A color photograph showing a stone arch bridge. The stones on the arch are laid on an angle to support the uneven landscape of the area. The bridge stands in a grassy park with a stand of trees in the distance.
The Allegheny Portage Railroad used a complex system of inclined planes, tunnels, and a skew arch bridge, shown here in a modern photograph, to connect the Pennsylvania Canal across the Allegheny Mountains. River boats and barges were loaded onto rail cars and pulled by mules at grade and steam winches on inclines. (Wikimedia Commons)

By the 1850s, however, more powerful locomotives made railroads a more feasible option through mountainous terrain as well as a faster alternative to canals. In 1857 the state, deeply in debt from construction of the Main Line and other canals, sold the line to the Pennsylvania Railroad Company. Engineering of the Horseshoe Curve in central Pennsylvania ended the need for the Portage Railroad, which faded, abandoned, into the landscape. The “Main Line” ceased to exist in its original form, but the name nevertheless survived for the subsequent line of the Pennsylvania Railroad and especially in reference to the elite suburbs that developed along the line west of Philadelphia. Remnants of the system through central Pennsylvania became recreational trails and parks, and tourists could visit the Allegheny Portage Railroad National Historic Site managed by the National Park Service.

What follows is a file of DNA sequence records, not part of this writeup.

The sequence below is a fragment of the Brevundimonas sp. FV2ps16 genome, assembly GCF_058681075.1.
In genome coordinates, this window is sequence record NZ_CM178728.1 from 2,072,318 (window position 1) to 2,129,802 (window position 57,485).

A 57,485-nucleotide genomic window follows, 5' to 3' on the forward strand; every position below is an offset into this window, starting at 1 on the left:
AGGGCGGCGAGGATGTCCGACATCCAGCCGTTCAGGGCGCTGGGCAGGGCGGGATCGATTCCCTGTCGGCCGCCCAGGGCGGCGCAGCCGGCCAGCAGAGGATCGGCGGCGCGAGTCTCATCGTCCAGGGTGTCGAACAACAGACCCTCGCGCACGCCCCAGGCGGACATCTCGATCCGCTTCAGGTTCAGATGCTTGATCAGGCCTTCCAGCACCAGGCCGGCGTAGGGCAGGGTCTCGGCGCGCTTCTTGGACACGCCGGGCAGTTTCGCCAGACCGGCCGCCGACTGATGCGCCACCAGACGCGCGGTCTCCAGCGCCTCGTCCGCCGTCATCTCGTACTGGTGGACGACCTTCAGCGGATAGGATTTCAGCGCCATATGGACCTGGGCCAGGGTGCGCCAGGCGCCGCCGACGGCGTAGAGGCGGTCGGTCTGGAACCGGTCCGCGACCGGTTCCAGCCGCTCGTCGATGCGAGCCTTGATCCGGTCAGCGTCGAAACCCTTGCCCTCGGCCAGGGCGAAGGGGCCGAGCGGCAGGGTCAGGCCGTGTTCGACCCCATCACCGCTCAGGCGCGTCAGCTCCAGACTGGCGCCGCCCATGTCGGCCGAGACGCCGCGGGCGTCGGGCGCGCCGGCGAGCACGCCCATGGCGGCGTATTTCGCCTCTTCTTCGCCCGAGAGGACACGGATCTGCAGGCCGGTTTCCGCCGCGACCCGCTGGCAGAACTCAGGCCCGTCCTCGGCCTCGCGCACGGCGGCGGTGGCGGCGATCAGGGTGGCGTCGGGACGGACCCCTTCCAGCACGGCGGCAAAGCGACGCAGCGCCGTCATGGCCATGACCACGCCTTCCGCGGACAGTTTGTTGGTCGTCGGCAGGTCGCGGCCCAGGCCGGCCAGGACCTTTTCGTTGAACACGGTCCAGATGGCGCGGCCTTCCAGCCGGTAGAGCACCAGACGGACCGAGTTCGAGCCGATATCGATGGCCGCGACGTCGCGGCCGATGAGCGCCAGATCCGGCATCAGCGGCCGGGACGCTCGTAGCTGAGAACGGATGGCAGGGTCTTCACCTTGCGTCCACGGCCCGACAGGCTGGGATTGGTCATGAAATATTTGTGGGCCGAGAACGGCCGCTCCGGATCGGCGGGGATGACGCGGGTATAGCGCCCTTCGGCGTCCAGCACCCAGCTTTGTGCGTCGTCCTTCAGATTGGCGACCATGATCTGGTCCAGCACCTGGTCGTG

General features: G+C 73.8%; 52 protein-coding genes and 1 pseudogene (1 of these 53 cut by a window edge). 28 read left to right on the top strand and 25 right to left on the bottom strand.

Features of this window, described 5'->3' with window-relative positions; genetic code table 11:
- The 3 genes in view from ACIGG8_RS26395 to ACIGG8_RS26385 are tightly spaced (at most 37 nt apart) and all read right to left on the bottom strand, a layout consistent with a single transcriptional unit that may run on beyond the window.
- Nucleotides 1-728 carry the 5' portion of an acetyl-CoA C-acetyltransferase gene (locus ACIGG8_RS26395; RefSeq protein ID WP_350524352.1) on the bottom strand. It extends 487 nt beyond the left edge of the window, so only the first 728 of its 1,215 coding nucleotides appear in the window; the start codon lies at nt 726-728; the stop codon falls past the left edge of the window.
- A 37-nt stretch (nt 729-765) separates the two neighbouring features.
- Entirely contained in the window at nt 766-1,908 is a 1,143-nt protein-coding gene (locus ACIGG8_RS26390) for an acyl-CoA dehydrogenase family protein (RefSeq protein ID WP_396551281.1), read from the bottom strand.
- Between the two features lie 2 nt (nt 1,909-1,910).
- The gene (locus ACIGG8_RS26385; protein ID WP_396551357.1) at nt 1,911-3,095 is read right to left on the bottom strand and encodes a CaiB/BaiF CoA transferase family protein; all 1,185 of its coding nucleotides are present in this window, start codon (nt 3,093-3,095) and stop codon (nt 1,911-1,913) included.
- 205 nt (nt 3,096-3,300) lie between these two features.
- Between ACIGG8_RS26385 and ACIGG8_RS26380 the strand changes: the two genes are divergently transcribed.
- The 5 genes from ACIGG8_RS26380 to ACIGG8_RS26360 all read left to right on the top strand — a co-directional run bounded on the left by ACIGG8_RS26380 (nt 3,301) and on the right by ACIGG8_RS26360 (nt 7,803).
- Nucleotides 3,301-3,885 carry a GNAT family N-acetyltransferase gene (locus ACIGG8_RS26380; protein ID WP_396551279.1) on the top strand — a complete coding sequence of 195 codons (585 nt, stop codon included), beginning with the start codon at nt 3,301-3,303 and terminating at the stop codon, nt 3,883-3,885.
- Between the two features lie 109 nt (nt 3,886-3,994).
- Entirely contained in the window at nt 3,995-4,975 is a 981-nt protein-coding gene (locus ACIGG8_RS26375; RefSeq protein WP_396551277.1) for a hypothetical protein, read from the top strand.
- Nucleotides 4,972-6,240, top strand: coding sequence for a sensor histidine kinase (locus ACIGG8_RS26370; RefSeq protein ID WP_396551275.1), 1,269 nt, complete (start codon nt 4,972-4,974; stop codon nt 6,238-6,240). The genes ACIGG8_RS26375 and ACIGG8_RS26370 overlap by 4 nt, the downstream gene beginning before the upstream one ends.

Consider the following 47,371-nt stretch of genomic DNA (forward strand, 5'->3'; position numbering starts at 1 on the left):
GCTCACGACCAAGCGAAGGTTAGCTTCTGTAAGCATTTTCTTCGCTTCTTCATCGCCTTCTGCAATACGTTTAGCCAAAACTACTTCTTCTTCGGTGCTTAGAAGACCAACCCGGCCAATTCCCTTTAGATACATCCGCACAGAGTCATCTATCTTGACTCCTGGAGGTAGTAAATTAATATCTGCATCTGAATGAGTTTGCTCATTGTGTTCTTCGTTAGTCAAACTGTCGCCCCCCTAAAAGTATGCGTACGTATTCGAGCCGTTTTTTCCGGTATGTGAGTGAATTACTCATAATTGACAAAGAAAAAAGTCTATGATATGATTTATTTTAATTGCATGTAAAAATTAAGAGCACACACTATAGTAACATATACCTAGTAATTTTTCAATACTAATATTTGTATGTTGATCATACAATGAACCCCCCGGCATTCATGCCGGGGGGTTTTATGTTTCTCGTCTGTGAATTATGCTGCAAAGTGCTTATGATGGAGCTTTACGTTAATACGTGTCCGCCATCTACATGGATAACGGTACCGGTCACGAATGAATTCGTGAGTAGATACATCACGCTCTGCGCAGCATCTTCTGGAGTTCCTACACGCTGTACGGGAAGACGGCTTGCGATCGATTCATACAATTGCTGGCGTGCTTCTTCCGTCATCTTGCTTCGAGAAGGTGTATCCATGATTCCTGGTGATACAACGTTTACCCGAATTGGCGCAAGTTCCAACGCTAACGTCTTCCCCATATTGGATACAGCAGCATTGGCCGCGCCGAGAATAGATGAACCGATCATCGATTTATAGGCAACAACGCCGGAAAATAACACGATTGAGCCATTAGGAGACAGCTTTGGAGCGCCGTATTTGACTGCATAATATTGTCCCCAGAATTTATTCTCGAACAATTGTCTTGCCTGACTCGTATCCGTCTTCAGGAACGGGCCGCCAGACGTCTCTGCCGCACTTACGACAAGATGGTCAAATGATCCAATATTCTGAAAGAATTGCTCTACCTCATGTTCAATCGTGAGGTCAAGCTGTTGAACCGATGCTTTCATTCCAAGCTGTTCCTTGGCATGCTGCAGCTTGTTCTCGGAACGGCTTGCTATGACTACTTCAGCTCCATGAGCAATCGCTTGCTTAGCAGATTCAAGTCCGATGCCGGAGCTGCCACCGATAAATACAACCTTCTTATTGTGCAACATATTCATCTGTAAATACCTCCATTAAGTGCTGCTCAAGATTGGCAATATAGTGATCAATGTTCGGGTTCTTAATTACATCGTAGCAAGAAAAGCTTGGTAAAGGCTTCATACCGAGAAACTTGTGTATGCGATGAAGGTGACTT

Although short-lived, the Main Line of Public Works helped to link the eastern seaboard to the expanding interior of the United States. At a time when national politicians debated whether the federal government should play a role in “internal improvements,” the Main Line tapped state funds for the system sought by boosters of Philadelphia. In the end, though, New York’s Erie Canal proved to be more effective—even some merchants in Philadelphia shipped goods to the West via New York rather than bear the cost of multiple transfers of the Main Line.

Charlene Mires is Professor of History at Rutgers-Camden and Editor-in-Chief of The Encyclopedia of Greater Philadelphia. (Author information current at time of publication.)